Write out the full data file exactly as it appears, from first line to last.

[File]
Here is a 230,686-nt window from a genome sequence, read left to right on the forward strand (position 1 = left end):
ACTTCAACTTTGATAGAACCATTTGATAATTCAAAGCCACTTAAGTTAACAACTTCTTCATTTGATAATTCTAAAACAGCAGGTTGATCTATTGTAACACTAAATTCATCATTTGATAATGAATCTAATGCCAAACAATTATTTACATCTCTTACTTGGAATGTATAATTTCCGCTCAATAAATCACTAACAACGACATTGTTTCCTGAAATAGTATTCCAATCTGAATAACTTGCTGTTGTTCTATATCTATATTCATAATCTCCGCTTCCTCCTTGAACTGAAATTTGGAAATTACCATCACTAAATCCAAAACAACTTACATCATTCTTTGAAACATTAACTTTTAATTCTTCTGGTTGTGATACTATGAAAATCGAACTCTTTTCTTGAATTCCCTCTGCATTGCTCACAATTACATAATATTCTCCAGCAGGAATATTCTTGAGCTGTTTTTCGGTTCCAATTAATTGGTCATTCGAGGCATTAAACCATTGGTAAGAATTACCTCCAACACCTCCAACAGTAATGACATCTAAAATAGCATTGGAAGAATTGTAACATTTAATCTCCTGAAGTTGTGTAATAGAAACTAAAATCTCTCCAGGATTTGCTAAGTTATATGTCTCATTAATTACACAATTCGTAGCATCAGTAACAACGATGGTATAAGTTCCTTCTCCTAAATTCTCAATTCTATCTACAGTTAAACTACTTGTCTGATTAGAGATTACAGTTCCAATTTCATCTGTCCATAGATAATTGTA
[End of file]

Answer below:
Here is a 230,686-nt window from a genome sequence, read left to right on the forward strand (position 1 = left end):
ACTTCAACTTTGATAGAACCATTTGATAATTCAAAGCCACTTAAGTTAACAACTTCTTCATTTGATAATTCTAAAACAGCAGGTTGATCTATTGTAACACTAAATTCATCATTTGATAATGAATCTAATGCCAAACAATTATTTACATCTCTTACTTGGAATGTATAATTTCCGCTCAATAAATCACTAACAACGACATTGTTTCCTGAAATAGTATTCCAATCTGAATAACTTGCTGTTGTTCTATATCTATATTCATAATCTCCGCTTCCTCCTTGAACTGAAATTTGGAAATTACCATCACTAAATCCAAAACAACTTACATCATTCTTTGAAACATTAACTTTTAATTCTTCTGGTTGTGATACTATGAAAATCGAACTCTTTTCTTGAATTCCCTCTGCATTGCTCACAATTACATAATATTCTCCAGCAGGAATATTCTTGAGCTGTTTTTCGGTTCCAATTAATTGGTCATTCGAGGCATTAAACCATTGGTAAGAATTACCTCCAACACCTCCAACAGTAATGACATCTAAAATAGCATTGGAAGAATTGTAACATTTAATCTCCTGAAGTTGTGTAATAGAAACTAAAATCTCTCCAGGATTTGCTAAGTTATATGTCTCATTAATTACACAATTCGTAGCATCAGTAACAACGATGGTATAAGTTCCTTCTCCTAAATTCTCAATTCTATCTACAGTTAAACTACTTGTCTGATTAGAGATTACAGTTCCAATTTCATCTGTCCATAGATAATTGTA